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Josh McDaniels and Dave Ziegler are doing it their way, like it or not

The Patriot Way is now the Silver & Black method under Ziegler and McDaniels

Houston Texans v Las Vegas Raiders
The Las Vegas Raiders’ course this offseason will be charted and steered by head coach Josh McDaniels, left, and general manager Dave Ziegler, right.
Photo by Ethan Miller/Getty Images

What is the “Patriot Way”? It’s a philosophy Bill Belichick steeps his coaching staff (past and present) of putting the team first, not selfish, doing what’s best for the team, and putting the team’s goals in front of personal ones.

And the New England Patriots exude that. Even though there were times it seemed like it would crack, it remains a constant.

Las Vegas Raiders head coach Josh McDaniels and general manager Dave Ziegler — two people who were assimilated to that way during their respective tenures in Foxboro — have brought in a similar philosophy. While it isn’t a 1-for-1 carbon copy, the new “Silver & Black Method” has it’s roots from the “Patriot Way” — like it or not. Raiders owner Mark Davis picked McDaniels and Ziegler to lead his Raiders and is backing both the head coach and general manager, reinforcing the like it or not mantra.

The mentality in Foxboro isn’t for everyone and can be quite overwhelming. One of the things McDaniels brought from there to Las Vegas is holding everyone on the team — coach and player — to the same high standard. Players throughout the season spoke about that constant, the championship standard. It’s consistent between both McDaniels and Ziegler. And with that comes sharp criticism along with pointed praise. No one is shielded from getting called out in film sessions and study. If McDaniels sees something he doesn’t like, he calls it out — in front of everyone. It’s a double-edged type open door policy.

That can be disheartening to some but encouraging to others. It can be viewed as cruel but also cathartic. A coach highlighting who made the mistake in front of everyone to see shows no one is above getting that kind of evaluation. Everyone is fair game despite contract status or stature as team captain or elite player.

Raiders pass rusher Maxx Crosby spoke about that during the final locker room media access of the season after the team’s season-ending thumping from the Kansas City Chiefs.

NFL: New England Patriots at Las Vegas Raiders
Count Las Vegas Raiders pass rusher Maxx Crosby as a firm believer in head coach Josh McDaniels and general manager Dave Ziegler.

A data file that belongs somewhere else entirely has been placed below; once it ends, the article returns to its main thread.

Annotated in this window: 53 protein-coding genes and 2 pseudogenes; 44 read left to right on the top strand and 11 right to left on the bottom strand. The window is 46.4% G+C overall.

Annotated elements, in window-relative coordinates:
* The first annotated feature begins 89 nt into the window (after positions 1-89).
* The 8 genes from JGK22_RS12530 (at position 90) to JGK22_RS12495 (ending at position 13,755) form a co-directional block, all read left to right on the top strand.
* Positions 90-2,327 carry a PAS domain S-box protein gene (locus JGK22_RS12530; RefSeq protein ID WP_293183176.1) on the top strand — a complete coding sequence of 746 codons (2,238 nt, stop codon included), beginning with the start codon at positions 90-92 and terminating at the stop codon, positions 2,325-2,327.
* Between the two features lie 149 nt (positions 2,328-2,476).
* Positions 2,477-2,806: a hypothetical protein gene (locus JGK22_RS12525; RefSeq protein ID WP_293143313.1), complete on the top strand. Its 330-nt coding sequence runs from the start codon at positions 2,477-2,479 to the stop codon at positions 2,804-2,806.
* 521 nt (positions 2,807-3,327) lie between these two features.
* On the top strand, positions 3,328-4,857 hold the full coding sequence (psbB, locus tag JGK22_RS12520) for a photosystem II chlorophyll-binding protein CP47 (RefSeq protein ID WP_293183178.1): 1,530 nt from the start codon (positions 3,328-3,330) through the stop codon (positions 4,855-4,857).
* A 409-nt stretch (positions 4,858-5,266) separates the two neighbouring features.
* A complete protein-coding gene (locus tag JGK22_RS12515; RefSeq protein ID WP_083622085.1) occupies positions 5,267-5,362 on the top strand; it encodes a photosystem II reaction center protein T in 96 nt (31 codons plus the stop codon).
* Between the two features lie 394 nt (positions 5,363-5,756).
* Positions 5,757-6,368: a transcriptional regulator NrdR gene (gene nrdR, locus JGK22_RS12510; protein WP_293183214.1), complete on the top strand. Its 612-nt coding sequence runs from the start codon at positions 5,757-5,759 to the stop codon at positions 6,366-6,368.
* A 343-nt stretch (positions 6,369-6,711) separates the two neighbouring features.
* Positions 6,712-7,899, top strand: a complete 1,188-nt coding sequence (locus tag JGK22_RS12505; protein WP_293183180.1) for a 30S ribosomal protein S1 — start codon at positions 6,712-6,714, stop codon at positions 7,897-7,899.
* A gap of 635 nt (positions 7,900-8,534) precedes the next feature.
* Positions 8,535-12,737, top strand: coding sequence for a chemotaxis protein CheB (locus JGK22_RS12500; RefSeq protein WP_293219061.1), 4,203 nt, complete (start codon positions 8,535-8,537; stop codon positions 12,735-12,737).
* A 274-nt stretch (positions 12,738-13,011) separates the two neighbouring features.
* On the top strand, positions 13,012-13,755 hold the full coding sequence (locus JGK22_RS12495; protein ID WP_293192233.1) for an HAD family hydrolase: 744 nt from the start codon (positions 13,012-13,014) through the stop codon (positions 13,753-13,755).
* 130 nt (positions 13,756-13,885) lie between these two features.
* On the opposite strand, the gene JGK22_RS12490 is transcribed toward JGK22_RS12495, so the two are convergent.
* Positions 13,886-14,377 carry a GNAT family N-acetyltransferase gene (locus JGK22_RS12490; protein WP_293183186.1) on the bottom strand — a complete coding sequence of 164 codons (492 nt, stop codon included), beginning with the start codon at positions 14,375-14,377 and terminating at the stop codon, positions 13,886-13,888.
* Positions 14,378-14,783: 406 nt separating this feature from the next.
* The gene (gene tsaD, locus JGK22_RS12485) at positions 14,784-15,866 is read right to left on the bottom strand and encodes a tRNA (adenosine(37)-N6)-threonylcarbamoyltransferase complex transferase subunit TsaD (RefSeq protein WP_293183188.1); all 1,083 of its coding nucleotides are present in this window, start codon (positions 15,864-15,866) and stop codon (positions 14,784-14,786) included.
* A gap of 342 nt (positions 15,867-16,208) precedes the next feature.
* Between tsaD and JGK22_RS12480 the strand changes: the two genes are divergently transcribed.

Stephen R. Sylvanie-USA TODAY Sports

“Josh has been awesome,” Crosby said of McDaniels. “Ever since he got here, he’s been straightforward with me. We have a great relationship, and he just has got a certain way he wants things done. Hard work is the No. 1 thing. We needed everyone on that same page.”

“We need everybody on the same page and just continue to grow, and I feel like Josh and Dave are doing a great job and we’re going in the right direction.”

Running back Josh Jacobs noted the new philosophy McDaniels installed impressed him and he saw teammates grinding hard.

“We definitely had the right mindset, especially by the way we go about working and things like that,” Jacobs noted. “It was definitely the best working group that I have been around since being in the NFL.”

Yet, like noted above, it isn’t an exact copy of how things are done in New England. There are instances where Ziegler has gone outside the philosophy he learned on the East Coast. The biggest of which was trading prime draft picks for an elite player and paying said player market-resetting coin. That of course is wide receiver Davante Adams who is making a cool total of $65.67 million in guarantees in the five-year, $140 million pact he inked with the Raiders upon getting traded from the Green Bay Packers.

There’s also the impending decision with Jacobs that bears watching. The Patriots weren’t keen on giving tailbacks top-of-the-market coin and went the route of drafting or acquiring running backs via free agency with eventual churn in mind. What Ziegler and McDaniels decide on Jacobs — giving him top money or letting him walk — will lend itself to the old ways or new ways. It’ll be intriguing to see which way it goes.